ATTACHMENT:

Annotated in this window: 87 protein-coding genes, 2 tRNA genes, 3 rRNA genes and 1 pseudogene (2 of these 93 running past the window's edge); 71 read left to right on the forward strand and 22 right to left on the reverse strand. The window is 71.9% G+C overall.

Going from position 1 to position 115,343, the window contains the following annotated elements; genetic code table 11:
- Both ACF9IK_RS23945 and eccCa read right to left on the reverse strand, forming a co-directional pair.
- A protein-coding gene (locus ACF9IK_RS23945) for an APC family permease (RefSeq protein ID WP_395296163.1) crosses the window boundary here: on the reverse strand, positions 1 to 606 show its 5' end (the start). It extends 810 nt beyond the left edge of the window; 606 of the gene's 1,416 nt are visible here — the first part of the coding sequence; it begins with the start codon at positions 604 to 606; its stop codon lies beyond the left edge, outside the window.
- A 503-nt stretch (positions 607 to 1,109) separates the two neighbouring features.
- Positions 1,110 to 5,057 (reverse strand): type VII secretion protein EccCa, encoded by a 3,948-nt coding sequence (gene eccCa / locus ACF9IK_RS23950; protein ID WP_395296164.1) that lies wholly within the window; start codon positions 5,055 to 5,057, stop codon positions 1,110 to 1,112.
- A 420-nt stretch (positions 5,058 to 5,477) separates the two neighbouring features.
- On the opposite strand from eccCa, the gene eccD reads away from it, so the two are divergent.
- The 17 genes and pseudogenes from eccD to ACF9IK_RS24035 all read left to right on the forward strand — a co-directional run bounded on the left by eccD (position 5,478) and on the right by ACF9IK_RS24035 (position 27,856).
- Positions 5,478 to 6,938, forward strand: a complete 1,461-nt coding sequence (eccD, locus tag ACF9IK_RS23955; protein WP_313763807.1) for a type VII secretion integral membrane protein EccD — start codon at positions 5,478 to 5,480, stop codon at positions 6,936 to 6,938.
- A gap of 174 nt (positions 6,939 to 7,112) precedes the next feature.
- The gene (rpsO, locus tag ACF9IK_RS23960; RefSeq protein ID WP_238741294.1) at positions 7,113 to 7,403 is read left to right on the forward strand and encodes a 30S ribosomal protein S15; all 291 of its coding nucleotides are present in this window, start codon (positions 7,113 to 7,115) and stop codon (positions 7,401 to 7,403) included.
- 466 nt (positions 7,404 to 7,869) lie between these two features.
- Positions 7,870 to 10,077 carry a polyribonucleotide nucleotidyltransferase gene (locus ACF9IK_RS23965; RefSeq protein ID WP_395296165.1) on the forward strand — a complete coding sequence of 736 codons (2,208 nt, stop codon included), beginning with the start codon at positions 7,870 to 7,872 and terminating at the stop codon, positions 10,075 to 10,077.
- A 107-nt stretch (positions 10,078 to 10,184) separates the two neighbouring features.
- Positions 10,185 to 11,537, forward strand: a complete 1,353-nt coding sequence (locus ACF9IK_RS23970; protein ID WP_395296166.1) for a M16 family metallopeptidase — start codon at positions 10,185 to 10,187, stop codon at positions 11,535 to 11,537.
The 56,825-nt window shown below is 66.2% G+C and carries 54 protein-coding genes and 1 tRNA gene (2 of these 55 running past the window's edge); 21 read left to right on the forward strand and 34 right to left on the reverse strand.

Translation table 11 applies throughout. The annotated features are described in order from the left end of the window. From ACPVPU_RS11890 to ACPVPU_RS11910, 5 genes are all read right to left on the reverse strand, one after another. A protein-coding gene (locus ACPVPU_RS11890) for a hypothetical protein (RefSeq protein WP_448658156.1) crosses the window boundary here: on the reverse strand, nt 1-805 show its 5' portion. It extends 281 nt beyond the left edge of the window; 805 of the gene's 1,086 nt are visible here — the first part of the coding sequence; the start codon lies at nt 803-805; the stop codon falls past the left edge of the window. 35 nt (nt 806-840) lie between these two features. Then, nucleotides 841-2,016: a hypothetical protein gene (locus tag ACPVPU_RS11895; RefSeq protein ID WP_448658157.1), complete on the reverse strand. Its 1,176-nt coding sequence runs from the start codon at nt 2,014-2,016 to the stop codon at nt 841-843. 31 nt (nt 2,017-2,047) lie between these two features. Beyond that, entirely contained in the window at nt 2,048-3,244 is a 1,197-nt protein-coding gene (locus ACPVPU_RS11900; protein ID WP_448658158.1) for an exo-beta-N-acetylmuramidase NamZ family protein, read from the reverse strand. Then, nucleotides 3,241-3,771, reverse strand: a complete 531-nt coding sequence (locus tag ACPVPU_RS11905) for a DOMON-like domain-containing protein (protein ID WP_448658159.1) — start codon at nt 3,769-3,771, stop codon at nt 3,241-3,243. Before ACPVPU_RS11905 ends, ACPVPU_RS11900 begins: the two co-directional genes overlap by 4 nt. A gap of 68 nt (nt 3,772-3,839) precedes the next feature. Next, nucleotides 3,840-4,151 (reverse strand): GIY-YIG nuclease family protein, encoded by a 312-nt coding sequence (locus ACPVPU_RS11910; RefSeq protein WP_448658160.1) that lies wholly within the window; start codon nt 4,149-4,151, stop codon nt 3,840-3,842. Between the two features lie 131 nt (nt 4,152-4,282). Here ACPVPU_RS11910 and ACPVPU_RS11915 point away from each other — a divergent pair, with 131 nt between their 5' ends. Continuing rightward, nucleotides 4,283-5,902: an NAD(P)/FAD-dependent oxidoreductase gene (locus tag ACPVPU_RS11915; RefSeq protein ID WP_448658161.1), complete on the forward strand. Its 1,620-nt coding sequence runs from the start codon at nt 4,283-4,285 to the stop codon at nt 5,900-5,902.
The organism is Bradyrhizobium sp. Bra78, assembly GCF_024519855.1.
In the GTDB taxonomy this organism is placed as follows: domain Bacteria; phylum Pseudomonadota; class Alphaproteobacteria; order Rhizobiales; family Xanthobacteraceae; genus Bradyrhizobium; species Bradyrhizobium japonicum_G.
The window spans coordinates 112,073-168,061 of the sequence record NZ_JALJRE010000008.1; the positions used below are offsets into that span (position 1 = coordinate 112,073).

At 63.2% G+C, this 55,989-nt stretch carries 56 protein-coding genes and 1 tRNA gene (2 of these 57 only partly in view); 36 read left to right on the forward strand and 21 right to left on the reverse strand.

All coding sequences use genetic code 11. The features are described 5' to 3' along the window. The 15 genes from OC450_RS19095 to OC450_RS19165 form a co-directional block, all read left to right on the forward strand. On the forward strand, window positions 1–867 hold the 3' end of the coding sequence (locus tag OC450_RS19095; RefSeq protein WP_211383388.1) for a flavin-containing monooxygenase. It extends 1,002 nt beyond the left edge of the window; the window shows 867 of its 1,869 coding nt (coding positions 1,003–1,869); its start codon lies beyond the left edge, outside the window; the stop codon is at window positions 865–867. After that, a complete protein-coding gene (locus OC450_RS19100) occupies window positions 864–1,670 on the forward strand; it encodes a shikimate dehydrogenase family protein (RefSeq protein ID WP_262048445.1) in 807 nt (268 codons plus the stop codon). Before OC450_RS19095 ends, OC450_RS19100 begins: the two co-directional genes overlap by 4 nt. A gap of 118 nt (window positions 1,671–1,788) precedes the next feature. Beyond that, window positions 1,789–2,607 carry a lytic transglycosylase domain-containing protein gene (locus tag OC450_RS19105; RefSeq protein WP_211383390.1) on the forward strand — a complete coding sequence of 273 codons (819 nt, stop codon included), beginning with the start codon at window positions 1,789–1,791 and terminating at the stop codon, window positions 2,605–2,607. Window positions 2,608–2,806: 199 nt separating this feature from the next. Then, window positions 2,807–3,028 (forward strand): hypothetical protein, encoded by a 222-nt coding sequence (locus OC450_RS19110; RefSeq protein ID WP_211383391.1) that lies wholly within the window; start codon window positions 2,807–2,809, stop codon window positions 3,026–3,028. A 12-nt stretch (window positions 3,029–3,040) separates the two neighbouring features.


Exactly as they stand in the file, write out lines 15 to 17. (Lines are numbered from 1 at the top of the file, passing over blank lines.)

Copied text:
- A 107-nt stretch (positions 10,078 to 10,184) separates the two neighbouring features.
- Positions 10,185 to 11,537, forward strand: a complete 1,353-nt coding sequence (locus ACF9IK_RS23970; protein ID WP_395296166.1) for a M16 family metallopeptidase — start codon at positions 10,185 to 10,187, stop codon at positions 11,535 to 11,537.
The 56,825-nt window shown below is 66.2% G+C and carries 54 protein-coding genes and 1 tRNA gene (2 of these 55 running past the window's edge); 21 read left to right on the forward strand and 34 right to left on the reverse strand.